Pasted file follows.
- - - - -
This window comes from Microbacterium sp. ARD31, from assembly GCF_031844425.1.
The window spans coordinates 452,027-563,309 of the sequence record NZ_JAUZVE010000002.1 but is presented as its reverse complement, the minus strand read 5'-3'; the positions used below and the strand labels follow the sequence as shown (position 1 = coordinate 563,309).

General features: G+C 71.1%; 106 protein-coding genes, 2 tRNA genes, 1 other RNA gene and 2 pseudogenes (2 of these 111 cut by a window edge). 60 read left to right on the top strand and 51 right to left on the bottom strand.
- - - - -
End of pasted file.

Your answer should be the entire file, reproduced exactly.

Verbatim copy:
This window comes from Microbacterium sp. ARD31, from assembly GCF_031844425.1.
The window spans coordinates 452,027-563,309 of the sequence record NZ_JAUZVE010000002.1 but is presented as its reverse complement, the minus strand read 5'-3'; the positions used below and the strand labels follow the sequence as shown (position 1 = coordinate 563,309).

General features: G+C 71.1%; 106 protein-coding genes, 2 tRNA genes, 1 other RNA gene and 2 pseudogenes (2 of these 111 cut by a window edge). 60 read left to right on the top strand and 51 right to left on the bottom strand.